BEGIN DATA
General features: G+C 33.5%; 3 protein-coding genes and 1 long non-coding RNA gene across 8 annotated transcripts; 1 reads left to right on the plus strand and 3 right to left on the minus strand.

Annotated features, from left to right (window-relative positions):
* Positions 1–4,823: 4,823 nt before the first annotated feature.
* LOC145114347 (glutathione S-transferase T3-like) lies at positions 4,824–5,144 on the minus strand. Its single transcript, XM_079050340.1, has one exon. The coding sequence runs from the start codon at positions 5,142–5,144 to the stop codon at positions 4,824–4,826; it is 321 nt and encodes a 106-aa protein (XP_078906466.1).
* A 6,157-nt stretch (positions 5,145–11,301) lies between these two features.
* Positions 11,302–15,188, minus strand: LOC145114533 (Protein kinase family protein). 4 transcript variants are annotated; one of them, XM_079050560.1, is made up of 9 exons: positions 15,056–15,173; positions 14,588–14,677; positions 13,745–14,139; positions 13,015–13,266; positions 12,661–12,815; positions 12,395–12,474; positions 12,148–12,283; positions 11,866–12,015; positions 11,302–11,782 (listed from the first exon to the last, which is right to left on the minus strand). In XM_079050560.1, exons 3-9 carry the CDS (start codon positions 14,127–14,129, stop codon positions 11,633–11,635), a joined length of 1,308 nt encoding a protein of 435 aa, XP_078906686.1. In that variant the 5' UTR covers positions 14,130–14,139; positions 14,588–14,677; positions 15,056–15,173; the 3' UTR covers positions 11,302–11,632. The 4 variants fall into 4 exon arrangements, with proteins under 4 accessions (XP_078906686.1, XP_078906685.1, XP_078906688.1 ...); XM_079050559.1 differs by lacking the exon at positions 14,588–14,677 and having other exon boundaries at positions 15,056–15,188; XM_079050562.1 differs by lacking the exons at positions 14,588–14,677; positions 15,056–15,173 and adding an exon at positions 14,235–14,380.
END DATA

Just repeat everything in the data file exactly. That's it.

General features: G+C 33.5%; 3 protein-coding genes and 1 long non-coding RNA gene across 8 annotated transcripts; 1 reads left to right on the plus strand and 3 right to left on the minus strand.

Annotated features, from left to right (window-relative positions):
* Positions 1–4,823: 4,823 nt before the first annotated feature.
* LOC145114347 (glutathione S-transferase T3-like) lies at positions 4,824–5,144 on the minus strand. Its single transcript, XM_079050340.1, has one exon. The coding sequence runs from the start codon at positions 5,142–5,144 to the stop codon at positions 4,824–4,826; it is 321 nt and encodes a 106-aa protein (XP_078906466.1).
* A 6,157-nt stretch (positions 5,145–11,301) lies between these two features.
* Positions 11,302–15,188, minus strand: LOC145114533 (Protein kinase family protein). 4 transcript variants are annotated; one of them, XM_079050560.1, is made up of 9 exons: positions 15,056–15,173; positions 14,588–14,677; positions 13,745–14,139; positions 13,015–13,266; positions 12,661–12,815; positions 12,395–12,474; positions 12,148–12,283; positions 11,866–12,015; positions 11,302–11,782 (listed from the first exon to the last, which is right to left on the minus strand). In XM_079050560.1, exons 3-9 carry the CDS (start codon positions 14,127–14,129, stop codon positions 11,633–11,635), a joined length of 1,308 nt encoding a protein of 435 aa, XP_078906686.1. In that variant the 5' UTR covers positions 14,130–14,139; positions 14,588–14,677; positions 15,056–15,173; the 3' UTR covers positions 11,302–11,632. The 4 variants fall into 4 exon arrangements, with proteins under 4 accessions (XP_078906686.1, XP_078906685.1, XP_078906688.1 ...); XM_079050559.1 differs by lacking the exon at positions 14,588–14,677 and having other exon boundaries at positions 15,056–15,188; XM_079050562.1 differs by lacking the exons at positions 14,588–14,677; positions 15,056–15,173 and adding an exon at positions 14,235–14,380.